Walk - Boswinger YHA - Gorran Haven
Walk information provided with help from Natural England. Map reproduced by permission of Ordnance Survey on behalf of HMSO. © Crown copyright and database right 2020. Ordnance Survey Licence number 100022021.
Follow the red dashed lines on the map to reach Gorran Haven. Drive along the road inland from the Youth Hostel. Turn right at the Seaview International holiday Park. Keep going straight on, pass Gorran School, taking the next right. Stay on this road down into Gorran Haven. the fee paying car park is clearly signposted on your left.
- The walk begins at Gorran Haven Car Park. Turn left onto 'Canton' and walk down the hill to the beach. You will pass some toilets and various shops (some only seasonal).
- Turn left at the lime kiln and walk up Church Street where you can then follow the 'Coast Path' waymarks and signs along another street on your right.
The early Cornish name for Gorran Haven was 'Porth Ust', or 'St Just's Cove', and the fifteenth century church is dedicated to St Just. It has a 110-foot tower designed as a landmark for sailors.
The chapel of ease is said to have been built by Sir Henry Bodrugan in around 1475. It was seized by the Crown under Henry VIII's 1547 Chantries Act. Commissioners were sent out around the country to confiscate any gold and silver from private chapels (chantries).
The chapel was sold in 1568 and its subsequent secular roles included use as a fisherman's store. In the middle of the eighteenth century, when the Rev Richard Dalby was appointed Vicar of Gorran, it had fallen into disrepair. He restored it around 1780. In 1862, it passed into the hands of the Anglican vicars of St Gorran, whose fifteenth century parish church is about a mile inland in the little village of Gorran.
The Coast Path takes you over some dramatic cliffs with some wonderful views back to Gorran Haven and Maenease Point, with the rocky outcrop known as 'Gwineas' or 'The Gwinges' out to sea.
Before you reach Turbot Point you will pass a Bronze Age tumulus and the remains of Roman earthworks. Standing on Turbot Point on a clear day, the views extend along the South Cornish coastline, beyond Rame Head and Plymouth and into South Devon.
- The Path continues through a short section of National Trust land, known as 'Bodrugan's Leap', and down to a small sheltered bay known as 'Colona'.
Sir Henry Bodrugan, the builder of the chapel, was a notoriously brutal henchman of Richard III who battled against Henry Tudor for the English throne in the fifteenth century. Bodrugan (also known as Trenowth) was sent by Richard to Cotehele near Saltash, to dispatch the Tudor supporter Sir Richard Edgcumbe. According to local legend, Sir Richard made his escape by throwing his hat into the river and hiding behind a tree. The king's men departed, assuming that he had drowned.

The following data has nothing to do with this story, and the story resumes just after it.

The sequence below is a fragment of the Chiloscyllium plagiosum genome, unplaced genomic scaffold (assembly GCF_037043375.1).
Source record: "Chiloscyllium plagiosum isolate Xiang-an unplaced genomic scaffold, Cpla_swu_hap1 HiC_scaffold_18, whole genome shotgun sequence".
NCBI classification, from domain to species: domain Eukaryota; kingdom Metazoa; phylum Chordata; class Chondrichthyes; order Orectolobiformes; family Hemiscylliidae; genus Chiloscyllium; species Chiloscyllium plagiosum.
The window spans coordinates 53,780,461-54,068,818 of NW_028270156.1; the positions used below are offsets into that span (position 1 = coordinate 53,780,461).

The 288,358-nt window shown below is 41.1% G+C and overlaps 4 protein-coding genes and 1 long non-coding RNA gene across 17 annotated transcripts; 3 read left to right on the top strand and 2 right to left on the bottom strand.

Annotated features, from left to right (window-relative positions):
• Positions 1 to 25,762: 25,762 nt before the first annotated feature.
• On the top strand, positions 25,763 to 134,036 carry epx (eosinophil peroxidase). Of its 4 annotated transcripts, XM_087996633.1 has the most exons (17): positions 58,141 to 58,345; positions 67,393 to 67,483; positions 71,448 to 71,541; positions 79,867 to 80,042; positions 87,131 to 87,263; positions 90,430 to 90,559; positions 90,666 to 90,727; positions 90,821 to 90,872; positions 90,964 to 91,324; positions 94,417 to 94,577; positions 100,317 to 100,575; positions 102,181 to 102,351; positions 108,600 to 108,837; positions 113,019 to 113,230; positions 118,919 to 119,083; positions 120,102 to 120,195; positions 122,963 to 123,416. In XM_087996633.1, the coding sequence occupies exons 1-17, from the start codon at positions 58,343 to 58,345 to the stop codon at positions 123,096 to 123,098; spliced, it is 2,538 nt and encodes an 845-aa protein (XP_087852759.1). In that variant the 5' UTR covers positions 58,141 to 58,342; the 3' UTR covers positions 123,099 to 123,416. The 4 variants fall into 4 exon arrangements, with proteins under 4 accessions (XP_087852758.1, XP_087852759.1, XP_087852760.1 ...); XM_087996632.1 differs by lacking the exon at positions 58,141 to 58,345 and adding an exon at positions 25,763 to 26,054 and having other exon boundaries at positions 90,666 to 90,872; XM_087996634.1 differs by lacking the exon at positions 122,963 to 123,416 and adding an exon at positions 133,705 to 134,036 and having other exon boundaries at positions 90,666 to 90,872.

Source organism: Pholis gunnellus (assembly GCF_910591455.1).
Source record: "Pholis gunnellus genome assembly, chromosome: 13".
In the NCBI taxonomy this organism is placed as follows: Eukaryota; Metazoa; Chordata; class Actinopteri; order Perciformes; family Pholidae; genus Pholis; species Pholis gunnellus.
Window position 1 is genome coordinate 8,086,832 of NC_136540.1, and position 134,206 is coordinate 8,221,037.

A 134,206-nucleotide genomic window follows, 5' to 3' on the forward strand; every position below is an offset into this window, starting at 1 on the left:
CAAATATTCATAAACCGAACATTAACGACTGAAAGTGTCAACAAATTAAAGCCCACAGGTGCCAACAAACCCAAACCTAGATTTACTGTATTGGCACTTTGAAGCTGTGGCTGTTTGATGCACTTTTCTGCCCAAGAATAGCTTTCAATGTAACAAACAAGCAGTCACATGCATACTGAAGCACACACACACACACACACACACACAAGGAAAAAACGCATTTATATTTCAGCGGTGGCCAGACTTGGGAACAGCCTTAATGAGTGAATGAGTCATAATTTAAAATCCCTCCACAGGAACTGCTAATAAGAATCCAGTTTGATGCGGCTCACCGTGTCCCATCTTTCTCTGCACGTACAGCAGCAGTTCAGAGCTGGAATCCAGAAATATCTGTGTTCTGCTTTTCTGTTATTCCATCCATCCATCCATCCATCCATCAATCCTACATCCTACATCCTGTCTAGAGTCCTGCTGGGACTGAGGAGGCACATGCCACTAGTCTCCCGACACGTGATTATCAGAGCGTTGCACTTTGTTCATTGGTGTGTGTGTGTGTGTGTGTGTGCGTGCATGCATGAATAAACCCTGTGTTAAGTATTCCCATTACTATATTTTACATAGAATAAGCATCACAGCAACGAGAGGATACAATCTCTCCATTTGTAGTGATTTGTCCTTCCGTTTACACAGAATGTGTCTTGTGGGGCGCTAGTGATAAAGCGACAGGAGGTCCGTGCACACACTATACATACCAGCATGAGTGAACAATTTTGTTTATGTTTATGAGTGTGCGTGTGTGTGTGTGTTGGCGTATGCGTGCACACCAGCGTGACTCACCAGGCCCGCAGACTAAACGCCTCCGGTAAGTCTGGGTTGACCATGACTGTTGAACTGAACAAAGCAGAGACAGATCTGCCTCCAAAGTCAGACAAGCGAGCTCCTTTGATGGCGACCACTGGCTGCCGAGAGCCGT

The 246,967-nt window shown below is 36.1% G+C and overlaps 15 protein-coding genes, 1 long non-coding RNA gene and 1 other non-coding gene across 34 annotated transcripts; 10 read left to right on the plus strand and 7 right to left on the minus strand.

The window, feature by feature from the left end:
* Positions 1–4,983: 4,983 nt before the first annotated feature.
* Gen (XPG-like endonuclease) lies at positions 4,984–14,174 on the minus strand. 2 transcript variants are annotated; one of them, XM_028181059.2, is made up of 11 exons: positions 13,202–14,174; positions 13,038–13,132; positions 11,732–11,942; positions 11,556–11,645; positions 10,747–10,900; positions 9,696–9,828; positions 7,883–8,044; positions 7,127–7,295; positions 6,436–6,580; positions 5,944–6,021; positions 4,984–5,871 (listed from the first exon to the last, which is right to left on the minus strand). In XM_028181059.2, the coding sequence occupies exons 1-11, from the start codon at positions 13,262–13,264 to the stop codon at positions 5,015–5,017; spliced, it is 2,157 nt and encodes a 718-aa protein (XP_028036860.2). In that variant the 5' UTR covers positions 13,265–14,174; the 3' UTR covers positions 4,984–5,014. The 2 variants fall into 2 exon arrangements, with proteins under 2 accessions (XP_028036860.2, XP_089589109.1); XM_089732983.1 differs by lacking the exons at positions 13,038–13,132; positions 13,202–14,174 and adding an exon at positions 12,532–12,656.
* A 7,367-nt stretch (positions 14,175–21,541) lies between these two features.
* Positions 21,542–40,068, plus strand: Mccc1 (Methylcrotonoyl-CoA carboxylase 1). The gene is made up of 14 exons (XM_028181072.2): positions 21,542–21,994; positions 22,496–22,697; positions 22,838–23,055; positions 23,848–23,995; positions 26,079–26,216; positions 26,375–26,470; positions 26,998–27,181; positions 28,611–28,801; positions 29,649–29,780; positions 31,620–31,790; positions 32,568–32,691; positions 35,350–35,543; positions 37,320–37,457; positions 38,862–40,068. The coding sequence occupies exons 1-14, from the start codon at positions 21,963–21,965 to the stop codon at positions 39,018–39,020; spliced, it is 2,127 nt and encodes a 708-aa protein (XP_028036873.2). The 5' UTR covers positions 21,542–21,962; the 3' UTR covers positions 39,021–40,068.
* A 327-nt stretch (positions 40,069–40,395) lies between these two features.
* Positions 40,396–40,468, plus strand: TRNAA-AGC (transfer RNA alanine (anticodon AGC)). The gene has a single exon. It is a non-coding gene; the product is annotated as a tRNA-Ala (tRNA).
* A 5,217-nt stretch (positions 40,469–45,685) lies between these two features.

When Henry succeeded in seizing the throne, becoming Henry VII, Bodrugan was charged with treason. This time, Bodrugan fled to Turbot Point, with Sir Richard Edgcumbe in hot pursuit. Sir Henry is said to have leapt from the cliff-top to a boat below, waiting in the bay to convey him to France. Most of Bodrugan's estates, including St Gorran, were confiscated and handed over to Edgcumbe.
Colona is a private beach owned by the impressive spread of houses in front of you on Chapel Point.
- Continuing along the Coast Path, you will soon come into Portmellon, with a pub and a beach. The inland route follows a public footpath in from an historic boatyard known as 'Mitchell's' and continues past some wetlands a good spot for birdwatching!
There is a long history of boat-building in Cornwall. Portmellon's boatyards made an important contribution to this reputation. Many famous wooden-hulled boats left the port.
Portmellon boat-builder Percy Mitchell, born in 1901, ran a yard here. He was described as 'one of the finest traditional boat-builders in the world', and 'an artist in wood'.
His first commission, the Ibis, was one of the biggest fishing luggers to work from Mevagissey with its catch numbers making the record books. This included the largest ever haul of pilchards - a monstrous 2346 stone (almost 15,000 kg). During World War II he built motor cutters and boats for the Admiralty, including the 28-ton Windstar, which often carried King George V and the young Princess Elizabeth. Unfortunately the economics of wooden boat-building saw the yard close in 1983.
- Continue along the footpath, and through two nature reserves separated by an unclassified road.
Again, a good location for wildlife with coppiced hazel and oak woodlands and large ponds.
- The path will then take you through a meadow, over a stile and left up a very steep field which has been planted as a 'Millennium Woodland' by the local community.
- Continuing across a couple more fields and along a rough track you will pass the historic 12th century St Goran Church.
You will be able to stop for more refreshments at the pub or the small shop/post office in Gorran Churchtown.
- You can then follow the road and public footpaths across fields for the rest of your journey to Gorran Haven, down Bell Hill and Rice Lane, eventually arriving back at the car park.